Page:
New official figures have revealed the extent of the threat posed by online fraudsters. The National Cyber Security Centre (NCSC) has removed more scams in the last 12-months than in the previous three years combined.
The surge in scams has been fuelled by the pandemic, with fraudsters launching a host of phishing attacks via email and text message to dupe people into handing over their personal details. Overall more than 750,000 campaigns have been pulled from the internet,
with scams relating to HMRC accounting for more than 4,000 of the total.
The sheer weight of numbers show it’s never been more important for people to do all they can to exercise caution and keep their personal information safe.
Businesses are also dealing with growing threats, with attacks where hackers gain entry to an organisation’s systems undetected and steal personal information on the rise. This testing environment is exacerbated by the digital acceleration faced by businesses,
retailers, financial providers and other organisations, which are dealing with unprecedented online custom.
The global consumer outlook
Insights from Experian’s annual Global Identity and Fraud Report provide a comprehensive snapshot of the fraud landscape and how people feel about online security.
Their priorities are clear – security was cited as the most important aspect of their online experience, with 55% saying it was their top priority.
Meanwhile a third (33%) said they are now worried about identity theft. Looking at a younger demographic – the under 40s – nearly half (49%) are now more concerned about fraud than they were before the pandemic began. UK consumers are most concerned about
protecting their financial data online, with 50% saying this is their biggest concern.
Interestingly, people are becoming increasingly comfortable and familiar with more sophisticated ways of identity verification, as they increase their online footprint by accessing more services digitally. For the first time in four years, simple password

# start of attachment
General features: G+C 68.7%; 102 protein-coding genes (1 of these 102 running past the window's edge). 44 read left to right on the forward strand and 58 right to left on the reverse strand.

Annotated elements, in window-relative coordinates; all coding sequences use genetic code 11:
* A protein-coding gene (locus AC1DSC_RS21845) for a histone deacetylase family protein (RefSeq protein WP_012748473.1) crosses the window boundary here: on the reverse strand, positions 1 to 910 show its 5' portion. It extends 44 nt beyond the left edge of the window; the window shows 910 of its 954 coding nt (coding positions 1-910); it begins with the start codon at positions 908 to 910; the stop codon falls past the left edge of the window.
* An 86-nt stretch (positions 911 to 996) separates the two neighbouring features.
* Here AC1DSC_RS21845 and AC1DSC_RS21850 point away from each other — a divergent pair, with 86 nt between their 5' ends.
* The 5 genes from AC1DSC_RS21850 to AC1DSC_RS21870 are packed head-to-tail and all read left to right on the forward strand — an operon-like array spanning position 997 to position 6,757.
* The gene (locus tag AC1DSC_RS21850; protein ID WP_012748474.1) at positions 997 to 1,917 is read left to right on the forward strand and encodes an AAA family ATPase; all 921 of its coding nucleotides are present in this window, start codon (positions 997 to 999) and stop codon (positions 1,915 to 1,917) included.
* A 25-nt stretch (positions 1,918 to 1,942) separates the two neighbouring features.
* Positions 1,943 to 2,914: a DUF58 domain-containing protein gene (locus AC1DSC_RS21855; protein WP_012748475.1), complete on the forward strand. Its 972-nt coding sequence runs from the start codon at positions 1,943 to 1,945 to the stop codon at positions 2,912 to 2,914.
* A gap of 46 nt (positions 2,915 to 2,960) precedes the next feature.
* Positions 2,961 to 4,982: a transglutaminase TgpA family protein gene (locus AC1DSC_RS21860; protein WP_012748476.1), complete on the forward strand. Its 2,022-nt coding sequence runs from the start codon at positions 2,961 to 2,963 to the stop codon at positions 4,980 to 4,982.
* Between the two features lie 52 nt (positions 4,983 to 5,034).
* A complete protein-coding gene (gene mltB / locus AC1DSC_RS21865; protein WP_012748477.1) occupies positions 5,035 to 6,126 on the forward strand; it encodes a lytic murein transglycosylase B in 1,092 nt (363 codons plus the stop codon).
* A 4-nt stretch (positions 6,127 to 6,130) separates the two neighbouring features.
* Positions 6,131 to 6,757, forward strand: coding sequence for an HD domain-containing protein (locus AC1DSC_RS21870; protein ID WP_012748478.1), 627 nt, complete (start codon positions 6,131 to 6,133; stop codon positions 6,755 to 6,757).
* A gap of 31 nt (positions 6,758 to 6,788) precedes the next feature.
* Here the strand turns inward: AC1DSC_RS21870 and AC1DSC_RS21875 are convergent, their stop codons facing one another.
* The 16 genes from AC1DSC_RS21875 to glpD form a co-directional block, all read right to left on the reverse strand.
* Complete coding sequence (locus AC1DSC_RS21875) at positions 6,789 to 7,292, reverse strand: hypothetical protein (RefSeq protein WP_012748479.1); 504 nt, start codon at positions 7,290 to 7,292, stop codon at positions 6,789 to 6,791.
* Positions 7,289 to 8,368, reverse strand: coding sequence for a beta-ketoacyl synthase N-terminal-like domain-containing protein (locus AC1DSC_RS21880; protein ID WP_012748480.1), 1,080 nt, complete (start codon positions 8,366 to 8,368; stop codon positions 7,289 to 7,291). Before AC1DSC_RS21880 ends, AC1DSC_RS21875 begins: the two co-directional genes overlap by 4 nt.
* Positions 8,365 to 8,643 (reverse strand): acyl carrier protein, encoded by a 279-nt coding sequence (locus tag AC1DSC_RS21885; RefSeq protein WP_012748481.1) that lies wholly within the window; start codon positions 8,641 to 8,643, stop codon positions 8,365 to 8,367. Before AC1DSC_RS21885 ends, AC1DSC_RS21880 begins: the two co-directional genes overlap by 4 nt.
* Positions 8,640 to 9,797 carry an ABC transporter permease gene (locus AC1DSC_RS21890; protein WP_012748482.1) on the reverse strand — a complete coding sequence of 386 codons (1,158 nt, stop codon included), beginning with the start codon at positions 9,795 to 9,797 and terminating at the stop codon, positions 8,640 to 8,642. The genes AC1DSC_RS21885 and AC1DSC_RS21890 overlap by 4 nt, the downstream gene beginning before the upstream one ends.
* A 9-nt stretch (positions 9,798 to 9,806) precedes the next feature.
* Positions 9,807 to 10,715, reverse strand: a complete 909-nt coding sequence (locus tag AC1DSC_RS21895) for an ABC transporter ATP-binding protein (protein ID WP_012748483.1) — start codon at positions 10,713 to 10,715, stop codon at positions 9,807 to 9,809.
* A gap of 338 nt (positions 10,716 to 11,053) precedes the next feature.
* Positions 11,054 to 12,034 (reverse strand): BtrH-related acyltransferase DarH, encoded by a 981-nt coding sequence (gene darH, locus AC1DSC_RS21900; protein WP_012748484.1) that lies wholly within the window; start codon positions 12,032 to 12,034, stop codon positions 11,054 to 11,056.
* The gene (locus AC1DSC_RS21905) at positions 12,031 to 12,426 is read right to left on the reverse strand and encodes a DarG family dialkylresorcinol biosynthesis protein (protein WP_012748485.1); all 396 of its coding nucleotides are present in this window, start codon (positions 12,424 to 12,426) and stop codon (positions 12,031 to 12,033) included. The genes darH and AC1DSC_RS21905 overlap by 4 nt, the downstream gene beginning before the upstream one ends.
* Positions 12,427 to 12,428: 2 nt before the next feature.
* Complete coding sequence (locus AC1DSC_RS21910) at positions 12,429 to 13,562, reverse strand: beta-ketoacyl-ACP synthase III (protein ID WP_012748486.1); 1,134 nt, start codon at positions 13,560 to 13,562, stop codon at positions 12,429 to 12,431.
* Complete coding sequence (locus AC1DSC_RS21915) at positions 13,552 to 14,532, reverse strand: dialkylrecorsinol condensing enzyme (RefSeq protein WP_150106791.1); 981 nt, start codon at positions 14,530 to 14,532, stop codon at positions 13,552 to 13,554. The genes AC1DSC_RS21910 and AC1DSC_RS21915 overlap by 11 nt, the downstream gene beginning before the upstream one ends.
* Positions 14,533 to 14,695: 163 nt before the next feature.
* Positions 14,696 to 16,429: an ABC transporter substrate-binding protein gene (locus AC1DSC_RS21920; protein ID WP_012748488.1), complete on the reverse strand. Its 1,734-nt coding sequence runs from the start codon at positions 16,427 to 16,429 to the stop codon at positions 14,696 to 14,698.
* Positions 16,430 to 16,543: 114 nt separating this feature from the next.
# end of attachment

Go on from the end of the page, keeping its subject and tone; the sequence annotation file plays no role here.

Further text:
verification didn’t earn a spot in the top three most secure methods for authenticating customer identity.
Instead, physical biometrics like facial recognition and fingerprints, pin codes sent to mobile devices, and behavioural analytics were the top three preferred methods – a significant change and one which organisations of all shapes and sizes will need to
consider going forward.
The business perspective
It’s essential businesses remain vigilant about the new and growing fraud threats. Continued investment has never been more critical. Businesses which can deploy these sophisticated means of verification will feel the benefit of both assuring their customers
they take security seriously and knowing that who they are dealing with are who they say they are.
Machine Learning (ML) and artificial Intelligence (AI) solutions can also help. By looking at the results of an application, whether it was fraudulent or not, ML and AI can use this information to inform its decision making on future applications. The more
information it has at its disposal, the higher quality decisions can be made.
Businesses need to ensure they make fraud prevention systems are an ongoing, critical priority. Otherwise they risk becoming a victim and losing the trust of their most important partners – their customers.